# Slow code is okay sometimes

Whenever I’m testing out new features, or don’t have much time to properly think through a problem, I often end up writing slow, but functional code. This is where having years of experience helps out in writing code, because you’ve seen the problem before so you know how to avoid certain traps. Recently we deployed a new internal API to do some financial reporting (meaning there were calculations to be done). I’ll note here now that I didn’t write the original code and mostly did the deploying and plugged in some external services.

# It’s okay to loop in Python

By default, loops aren’t a terrible choice in Python. The problem arises when you loop over non-optimal structures, ones that built-in libraries can’t handle very well. There’s a lot written on the internet about Python 2 vs 3, and using built-in functions.

Within the main calculation loop we’re dealing with there is a method that goes to fetch a single value from a data object that is already in memory. The data object in mention is a JSON response from an external API, and in the raw form it is a list of dictionaries.

Original method:

def get_value_for_time(timestamp, json_response):
return next(
(
dict for dict in json_response
if dict['nzdatetimestamp'] == timestamp.isoformat()
),
None
)['value']


sample json_response:

[
{'nzdatetimestamp': 2019-01-01T00:00:00+13:00, 'value': 500},
{'nzdatetimestamp': 2019-01-01T00:30:00+13:00, 'value': 100},
{'nzdatetimestamp': 2019-01-01T01:00:00+13:00, 'value': 50},
...
]


Of course I replaced the variable names with something that doesn’t show off too much but essentially this is what the original code looked like. Now remember that this is within the main loop, the one that might have up to 20000 cycles, and the json_response could have length 20000 as well.

## Looping within loops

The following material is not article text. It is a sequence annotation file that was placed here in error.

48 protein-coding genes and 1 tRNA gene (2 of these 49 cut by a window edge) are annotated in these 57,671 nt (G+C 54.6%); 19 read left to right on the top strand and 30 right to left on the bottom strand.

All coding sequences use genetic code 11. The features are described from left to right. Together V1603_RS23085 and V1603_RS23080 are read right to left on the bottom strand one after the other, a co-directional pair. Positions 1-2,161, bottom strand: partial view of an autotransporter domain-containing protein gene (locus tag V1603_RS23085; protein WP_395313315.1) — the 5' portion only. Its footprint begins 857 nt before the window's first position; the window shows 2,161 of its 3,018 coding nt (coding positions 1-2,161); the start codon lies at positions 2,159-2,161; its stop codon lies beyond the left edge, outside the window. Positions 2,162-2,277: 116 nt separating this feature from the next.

The problem with this is that we’re formatting the JSON response, a list of dicts, every loop. This means that the generator dict for dict in json_response loops over every item in the list every single loop. Generators themselves are lazy, meaning they don’t take up much memory until they need to, but for this purpose of getting a single value, it’s not needed. The functionality we want is to pass in a timestamp, and get the value associated to it.

# Solution

The QA tester (my boss) came to me saying “it’s taking over 10 minutes per request. Can you spend an hour or two having a look at obvious/easy improvements?”

Since I didn’t write the code I added some log statements that timed methods to see where I could improve speed, and the above method was the slowest one. After understanding what the method does, and the data structures that were being used, it became apparent to me that looping over a list of dicts was inefficient.

Outside of the loop, I reformatted the json response (list of dicts) into something more efficiently used.

value_dict = {
dict['nzdatetimestamp']: dict['value']
for dict in json_response
}


This is a one time operation that creates a new dict, with keys being a timestamp, and the value being the wanted value.

Then the resulting method looks like:

def get_value_for_time(timestamp, value_dict):
try:
return value_dict[timestamp.isoformat()]
except:
return None


## Calculation times

Before:

Avg loop time: 0.031869984712902005s
total calculation time 558.7511730194092s


After:

Avg loop time: 4.202004644896958e-06s
total calculation time 2.774477005004883s


As usual, the lesson is to avoid unnecessary loops when possible. And to do that, look at your data structures and how you’re using them.

As an aside, make sure you remove log statements that you don’t need. There is a noticeable overhead in having too many log statements when you’re trying to shave seconds off.